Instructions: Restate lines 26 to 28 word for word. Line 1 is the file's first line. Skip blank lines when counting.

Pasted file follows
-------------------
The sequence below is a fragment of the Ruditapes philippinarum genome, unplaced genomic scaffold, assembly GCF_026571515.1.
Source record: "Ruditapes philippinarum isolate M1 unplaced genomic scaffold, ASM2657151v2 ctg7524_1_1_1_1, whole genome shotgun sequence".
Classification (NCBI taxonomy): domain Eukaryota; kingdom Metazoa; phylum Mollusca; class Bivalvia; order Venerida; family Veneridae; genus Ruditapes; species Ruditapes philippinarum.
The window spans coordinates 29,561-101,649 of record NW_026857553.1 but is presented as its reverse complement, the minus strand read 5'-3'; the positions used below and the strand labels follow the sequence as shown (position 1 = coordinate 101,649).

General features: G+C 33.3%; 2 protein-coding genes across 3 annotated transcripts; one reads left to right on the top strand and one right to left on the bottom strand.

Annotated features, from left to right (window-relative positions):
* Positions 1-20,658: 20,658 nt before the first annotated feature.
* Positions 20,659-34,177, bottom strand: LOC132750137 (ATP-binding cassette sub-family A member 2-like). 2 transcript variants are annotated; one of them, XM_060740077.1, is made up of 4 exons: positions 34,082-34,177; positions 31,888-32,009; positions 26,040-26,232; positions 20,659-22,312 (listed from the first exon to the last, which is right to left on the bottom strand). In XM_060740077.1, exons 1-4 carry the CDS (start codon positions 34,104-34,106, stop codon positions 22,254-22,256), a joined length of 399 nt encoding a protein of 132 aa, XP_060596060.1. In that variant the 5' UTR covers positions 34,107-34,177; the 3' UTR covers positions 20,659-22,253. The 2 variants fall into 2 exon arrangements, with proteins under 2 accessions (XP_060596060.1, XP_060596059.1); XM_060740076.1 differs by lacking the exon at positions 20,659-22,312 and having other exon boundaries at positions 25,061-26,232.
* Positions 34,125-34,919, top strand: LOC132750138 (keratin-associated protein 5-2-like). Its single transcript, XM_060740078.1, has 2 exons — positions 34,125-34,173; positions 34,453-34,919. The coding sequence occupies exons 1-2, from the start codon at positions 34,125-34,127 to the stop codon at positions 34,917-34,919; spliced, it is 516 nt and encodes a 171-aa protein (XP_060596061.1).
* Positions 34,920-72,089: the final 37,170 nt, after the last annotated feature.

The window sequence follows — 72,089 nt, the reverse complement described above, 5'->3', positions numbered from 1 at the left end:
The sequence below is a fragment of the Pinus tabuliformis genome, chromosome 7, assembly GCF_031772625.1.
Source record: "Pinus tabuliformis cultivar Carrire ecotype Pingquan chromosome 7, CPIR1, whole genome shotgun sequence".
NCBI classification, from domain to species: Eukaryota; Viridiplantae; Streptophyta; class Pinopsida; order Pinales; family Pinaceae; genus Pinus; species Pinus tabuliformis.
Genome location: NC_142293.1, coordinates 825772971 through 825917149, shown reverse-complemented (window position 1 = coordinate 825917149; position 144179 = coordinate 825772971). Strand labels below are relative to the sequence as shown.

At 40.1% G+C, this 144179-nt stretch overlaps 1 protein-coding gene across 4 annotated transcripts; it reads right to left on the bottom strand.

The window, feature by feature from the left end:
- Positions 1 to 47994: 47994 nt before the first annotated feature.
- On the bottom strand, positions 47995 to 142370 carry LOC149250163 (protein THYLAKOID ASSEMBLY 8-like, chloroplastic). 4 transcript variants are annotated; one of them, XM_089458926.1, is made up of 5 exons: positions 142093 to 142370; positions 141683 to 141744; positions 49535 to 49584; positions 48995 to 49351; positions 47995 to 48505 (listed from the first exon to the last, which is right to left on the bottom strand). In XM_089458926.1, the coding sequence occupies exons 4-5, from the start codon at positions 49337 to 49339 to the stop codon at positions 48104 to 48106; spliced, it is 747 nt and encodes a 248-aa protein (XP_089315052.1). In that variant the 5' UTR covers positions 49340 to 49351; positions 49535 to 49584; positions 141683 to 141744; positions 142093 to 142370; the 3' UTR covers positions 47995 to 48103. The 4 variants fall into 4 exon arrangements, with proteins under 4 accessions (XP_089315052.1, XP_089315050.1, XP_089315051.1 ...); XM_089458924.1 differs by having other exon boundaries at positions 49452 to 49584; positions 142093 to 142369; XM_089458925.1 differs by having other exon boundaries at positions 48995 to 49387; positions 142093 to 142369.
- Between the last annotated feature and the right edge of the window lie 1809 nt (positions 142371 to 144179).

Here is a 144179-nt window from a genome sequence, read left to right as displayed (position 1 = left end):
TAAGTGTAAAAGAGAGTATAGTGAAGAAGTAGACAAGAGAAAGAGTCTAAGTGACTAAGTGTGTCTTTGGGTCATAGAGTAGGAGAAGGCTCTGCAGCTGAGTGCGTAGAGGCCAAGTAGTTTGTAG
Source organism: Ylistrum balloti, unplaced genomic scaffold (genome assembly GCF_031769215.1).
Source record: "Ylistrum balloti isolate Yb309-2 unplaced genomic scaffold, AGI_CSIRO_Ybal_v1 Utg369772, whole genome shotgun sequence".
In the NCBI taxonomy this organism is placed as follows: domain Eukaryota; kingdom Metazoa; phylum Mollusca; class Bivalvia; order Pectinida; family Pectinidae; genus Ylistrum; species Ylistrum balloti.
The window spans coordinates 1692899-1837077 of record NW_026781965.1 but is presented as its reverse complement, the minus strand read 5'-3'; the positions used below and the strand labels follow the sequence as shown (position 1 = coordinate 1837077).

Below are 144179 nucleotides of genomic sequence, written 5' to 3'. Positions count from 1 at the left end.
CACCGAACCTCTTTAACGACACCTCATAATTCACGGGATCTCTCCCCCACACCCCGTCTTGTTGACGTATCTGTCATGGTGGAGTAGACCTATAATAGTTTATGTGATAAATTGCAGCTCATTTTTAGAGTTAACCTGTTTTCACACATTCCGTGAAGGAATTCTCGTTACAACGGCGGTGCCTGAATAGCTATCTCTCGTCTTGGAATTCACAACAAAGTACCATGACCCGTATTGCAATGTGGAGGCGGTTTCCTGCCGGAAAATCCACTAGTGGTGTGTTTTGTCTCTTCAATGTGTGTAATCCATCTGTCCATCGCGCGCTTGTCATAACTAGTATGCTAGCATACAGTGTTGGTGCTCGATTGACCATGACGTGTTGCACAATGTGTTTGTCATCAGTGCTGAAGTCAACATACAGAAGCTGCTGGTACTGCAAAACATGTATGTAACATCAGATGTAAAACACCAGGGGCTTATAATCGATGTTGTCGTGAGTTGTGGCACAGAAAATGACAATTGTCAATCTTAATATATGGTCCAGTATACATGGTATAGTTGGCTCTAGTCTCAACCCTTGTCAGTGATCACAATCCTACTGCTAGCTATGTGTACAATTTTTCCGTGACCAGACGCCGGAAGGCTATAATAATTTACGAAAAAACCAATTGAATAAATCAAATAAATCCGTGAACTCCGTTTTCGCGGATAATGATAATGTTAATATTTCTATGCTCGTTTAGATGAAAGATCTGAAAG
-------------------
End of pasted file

The window spans coordinates 1692899-1837077 of record NW_026781965.1 but is presented as its reverse complement, the minus strand read 5'-3'; the positions used below and the strand labels follow the sequence as shown (position 1 = coordinate 1837077).

Below are 144179 nucleotides of genomic sequence, written 5' to 3'. Positions count from 1 at the left end.
CACCGAACCTCTTTAACGACACCTCATAATTCACGGGATCTCTCCCCCACACCCCGTCTTGTTGACGTATCTGTCATGGTGGAGTAGACCTATAATAGTTTATGTGATAAATTGCAGCTCATTTTTAGAGTTAACCTGTTTTCACACATTCCGTGAAGGAATTCTCGTTACAACGGCGGTGCCTGAATAGCTATCTCTCGTCTTGGAATTCACAACAAAGTACCATGACCCGTATTGCAATGTGGAGGCGGTTTCCTGCCGGAAAATCCACTAGTGGTGTGTTTTGTCTCTTCAATGTGTGTAATCCATCTGTCCATCGCGCGCTTGTCATAACTAGTATGCTAGCATACAGTGTTGGTGCTCGATTGACCATGACGTGTTGCACAATGTGTTTGTCATCAGTGCTGAAGTCAACATACAGAAGCTGCTGGTACTGCAAAACATGTATGTAACATCAGATGTAAAACACCAGGGGCTTATAATCGATGTTGTCGTGAGTTGTGGCACAGAAAATGACAATTGTCAATCTTAATATATGGTCCAGTATACATGGTATAGTTGGCTCTAGTCTCAACCCTTGTCAGTGATCACAATCCTACTGCTAGCTATGTGTACAATTTTTCCGTGACCAGACGCCGGAAGGCTATAATAATTTACGAAAAAACCAATTGAATAAATCAAATAAATCCGTGAACTCCGTTTTCGCGGATAATGATAATGTTAATATTTCTATGCTCGTTTAGATGAAAGATCTGAAAG